Just how do you find a good, diplomatic way to say that you sincerely expect to keep your error rate down to a manageable level, without admitting you *will* have errors? You *know* you'll have errors. You know you can't avoid them, you can't find every last bug, you never could and never will. But you can never admit you expect mistakes, because some people (not just lawyers) will blow any such admission all out of proportion.

To demand perfection is to demand the impossible. To demand a guarantee of compliance is to demand doubletalk and weasel words, because compliance can never be guaranteed. Just what can any organization which considers themselves to be in excellent shape (the geeks say so) possibly say that can't be ripped apart by anyone whose goal is to rip? Reasonable just isn't good enough.

-- Flint (flintc@mindspring.com), April 24, 1999.

Dear MB, That is VERY interesting. Definately a Cover-Your-Ass move. After all, why change policies at all and why now since the economy is in a permanent state of expansion? [cough, wheeze, choke]

One thing that occured to this morning was this, Would it make all that much difference if all the banks were 100% Y2K compliant? Seriously! This applies on several levels.

1. If Japan, S.Korea, Thailand, Hong Kong, Indonesia, etc. get another currency collapse going, they could pull the rest of the world down with it. Unlikely, I'll admit.

2. Enough people catch on to the fact that the entire banking system might not make it and pull their funds out in the form of cash AND KEEP IT IN CASH, then the banking system collapses. Very possible, not that many people will catch on, but that it takes so few people to collapse a fractional reserve fiat based system at this current point of leverage. Please note that if people pull out in cash and then the next day buy gold, beans, guns, gensets, fuel, etc. nothing happens whatsoever since the cash goes right back into the system (the Kristoferson, Fonda movie ROLLOVER blithly ignores this crucial point but it was a poor movie for plenty of other reasons anyway)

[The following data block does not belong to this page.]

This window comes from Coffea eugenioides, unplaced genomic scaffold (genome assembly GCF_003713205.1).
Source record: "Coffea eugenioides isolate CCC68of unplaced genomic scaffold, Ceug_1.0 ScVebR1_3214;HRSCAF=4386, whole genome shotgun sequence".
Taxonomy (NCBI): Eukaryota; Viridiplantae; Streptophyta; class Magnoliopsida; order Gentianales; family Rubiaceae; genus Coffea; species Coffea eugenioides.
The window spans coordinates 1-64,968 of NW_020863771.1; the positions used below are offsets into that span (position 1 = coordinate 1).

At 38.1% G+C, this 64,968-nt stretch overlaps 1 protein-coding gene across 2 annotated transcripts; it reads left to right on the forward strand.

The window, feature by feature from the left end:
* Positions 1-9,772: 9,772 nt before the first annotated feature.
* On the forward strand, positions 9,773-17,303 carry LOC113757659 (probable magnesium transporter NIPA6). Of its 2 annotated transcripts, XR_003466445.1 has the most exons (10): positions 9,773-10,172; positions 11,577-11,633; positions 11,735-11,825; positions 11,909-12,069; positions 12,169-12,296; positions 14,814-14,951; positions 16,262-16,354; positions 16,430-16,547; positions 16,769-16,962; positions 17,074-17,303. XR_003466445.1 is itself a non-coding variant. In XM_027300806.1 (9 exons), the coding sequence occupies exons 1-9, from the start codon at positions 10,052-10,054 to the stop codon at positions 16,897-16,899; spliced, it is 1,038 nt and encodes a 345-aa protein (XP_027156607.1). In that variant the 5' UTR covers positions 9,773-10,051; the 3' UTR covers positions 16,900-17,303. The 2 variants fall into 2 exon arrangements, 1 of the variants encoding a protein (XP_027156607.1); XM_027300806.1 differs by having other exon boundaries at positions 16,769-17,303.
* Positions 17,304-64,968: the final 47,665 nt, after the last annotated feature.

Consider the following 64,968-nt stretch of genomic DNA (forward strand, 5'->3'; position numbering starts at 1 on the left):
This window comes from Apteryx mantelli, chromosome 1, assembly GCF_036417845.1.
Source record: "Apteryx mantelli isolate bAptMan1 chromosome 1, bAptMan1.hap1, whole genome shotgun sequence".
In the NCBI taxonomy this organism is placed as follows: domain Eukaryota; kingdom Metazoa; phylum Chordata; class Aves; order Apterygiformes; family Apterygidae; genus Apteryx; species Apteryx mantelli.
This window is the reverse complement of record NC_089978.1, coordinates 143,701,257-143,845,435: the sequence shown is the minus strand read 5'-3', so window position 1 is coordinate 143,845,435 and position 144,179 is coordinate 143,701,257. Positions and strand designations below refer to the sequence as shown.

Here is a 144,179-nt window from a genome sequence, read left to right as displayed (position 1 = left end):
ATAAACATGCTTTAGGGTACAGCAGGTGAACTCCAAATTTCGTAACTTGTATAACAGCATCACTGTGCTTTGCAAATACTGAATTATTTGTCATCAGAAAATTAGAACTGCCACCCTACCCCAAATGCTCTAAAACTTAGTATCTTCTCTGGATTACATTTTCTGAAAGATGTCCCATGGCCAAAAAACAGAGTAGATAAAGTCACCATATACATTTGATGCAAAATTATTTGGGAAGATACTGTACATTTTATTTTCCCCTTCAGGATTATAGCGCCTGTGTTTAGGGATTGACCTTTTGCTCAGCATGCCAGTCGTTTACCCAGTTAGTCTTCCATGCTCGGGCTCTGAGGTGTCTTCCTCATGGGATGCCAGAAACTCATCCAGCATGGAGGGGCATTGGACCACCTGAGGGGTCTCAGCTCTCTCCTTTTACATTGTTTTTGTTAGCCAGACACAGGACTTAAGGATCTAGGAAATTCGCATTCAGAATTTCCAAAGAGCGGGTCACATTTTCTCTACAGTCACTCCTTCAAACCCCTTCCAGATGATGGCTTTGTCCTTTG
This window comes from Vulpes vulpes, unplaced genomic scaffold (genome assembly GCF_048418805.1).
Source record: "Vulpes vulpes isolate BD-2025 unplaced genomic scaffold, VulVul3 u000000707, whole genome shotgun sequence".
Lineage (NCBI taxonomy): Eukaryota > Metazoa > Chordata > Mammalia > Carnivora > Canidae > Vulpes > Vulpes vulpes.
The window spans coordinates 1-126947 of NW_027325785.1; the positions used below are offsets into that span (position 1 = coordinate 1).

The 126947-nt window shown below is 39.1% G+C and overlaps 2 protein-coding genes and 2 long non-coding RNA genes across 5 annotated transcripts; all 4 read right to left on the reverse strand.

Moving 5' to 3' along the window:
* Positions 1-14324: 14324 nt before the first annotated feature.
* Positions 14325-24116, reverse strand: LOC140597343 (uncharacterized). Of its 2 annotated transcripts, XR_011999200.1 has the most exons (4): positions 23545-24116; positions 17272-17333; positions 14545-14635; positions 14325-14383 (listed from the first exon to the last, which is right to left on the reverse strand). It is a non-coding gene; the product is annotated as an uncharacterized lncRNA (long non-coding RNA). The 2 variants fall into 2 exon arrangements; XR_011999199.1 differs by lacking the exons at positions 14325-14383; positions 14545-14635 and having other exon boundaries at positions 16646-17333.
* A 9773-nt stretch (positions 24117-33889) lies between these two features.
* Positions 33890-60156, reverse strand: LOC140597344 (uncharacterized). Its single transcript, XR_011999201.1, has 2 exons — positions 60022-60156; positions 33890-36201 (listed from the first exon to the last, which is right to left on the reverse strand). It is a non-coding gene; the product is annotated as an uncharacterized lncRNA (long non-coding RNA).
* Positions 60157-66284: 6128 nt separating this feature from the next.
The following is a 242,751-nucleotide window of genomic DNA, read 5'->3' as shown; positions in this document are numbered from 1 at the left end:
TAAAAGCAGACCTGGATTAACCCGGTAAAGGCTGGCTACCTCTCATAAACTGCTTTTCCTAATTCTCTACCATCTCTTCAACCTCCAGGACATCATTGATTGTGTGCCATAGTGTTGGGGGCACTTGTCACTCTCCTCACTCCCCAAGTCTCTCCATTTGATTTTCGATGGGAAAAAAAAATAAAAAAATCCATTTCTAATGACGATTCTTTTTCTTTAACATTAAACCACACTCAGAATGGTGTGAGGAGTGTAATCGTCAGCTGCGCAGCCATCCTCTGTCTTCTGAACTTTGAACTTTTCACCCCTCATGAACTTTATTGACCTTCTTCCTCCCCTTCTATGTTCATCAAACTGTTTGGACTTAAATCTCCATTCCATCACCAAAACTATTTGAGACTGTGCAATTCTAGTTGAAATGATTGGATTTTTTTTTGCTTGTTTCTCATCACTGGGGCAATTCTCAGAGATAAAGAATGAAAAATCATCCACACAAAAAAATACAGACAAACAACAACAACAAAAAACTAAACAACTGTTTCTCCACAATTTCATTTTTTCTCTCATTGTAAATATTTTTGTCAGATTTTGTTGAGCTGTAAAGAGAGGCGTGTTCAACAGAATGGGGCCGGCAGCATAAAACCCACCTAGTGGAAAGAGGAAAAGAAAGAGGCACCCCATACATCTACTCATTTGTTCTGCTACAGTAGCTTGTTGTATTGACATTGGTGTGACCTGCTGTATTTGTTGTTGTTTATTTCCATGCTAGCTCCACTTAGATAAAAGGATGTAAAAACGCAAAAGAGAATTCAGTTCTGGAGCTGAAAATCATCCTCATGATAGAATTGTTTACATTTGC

3. Think Long Term Capital Management was to only firm dealing in derivatives? HA! These idioticly 50:1 leveraged monstrosities are all over the globe. It could happen again and the White House Plunge Protection Team might not be able to stop it IF it is too big or in too many places. Remember the collapse in copper prices a few years back? Buying huge amounts of stuff with money you don't have is like balancing a 4x8 sheet of plywood on one edge. If somebody sneezes....

4. Okay the banks are compliant, are all the companies they have money loaned to complaint? Drawing cash out of the bank will quickly ruin a bank operated under the present rules (hint: it wasn't always like this folks!). Having major loan failures will do the exact same thing to your balance sheet, just much slower.

Think of investing, oops depositing is the politically correct term, in a bank as hang gliding. Don't go any higher than you mind falling.

People have choices. If Y2K interupts food suplies and I have 3 days worth of food, that interuption is a big problem to me. However, if I have 9 months of food, it's not as big a problem. Solving Y2K one family at a time. Think global, act locally, very locally.

-- Ken Seger (kenseger@earthlink.net), April 25, 1999.

Fleet Bank just took over Household Bank. I have a Household credit card and found out about this when I called their 800# for balance info. So they even if they were compliant with their "most mission critical systems" ( whatever that means) they now must deal with the systems of Household Bank which they just recently absorbed.

-- Joe O (ozarkjoe@yahoo.com), April 25, 1999.

Fleet also recently acquired Bank of Boston. Also, my Advanta credit card just turned into a Fleet card as well. Wonder what it means.

-- Flint (flintc@mindspring.com), April 25, 1999.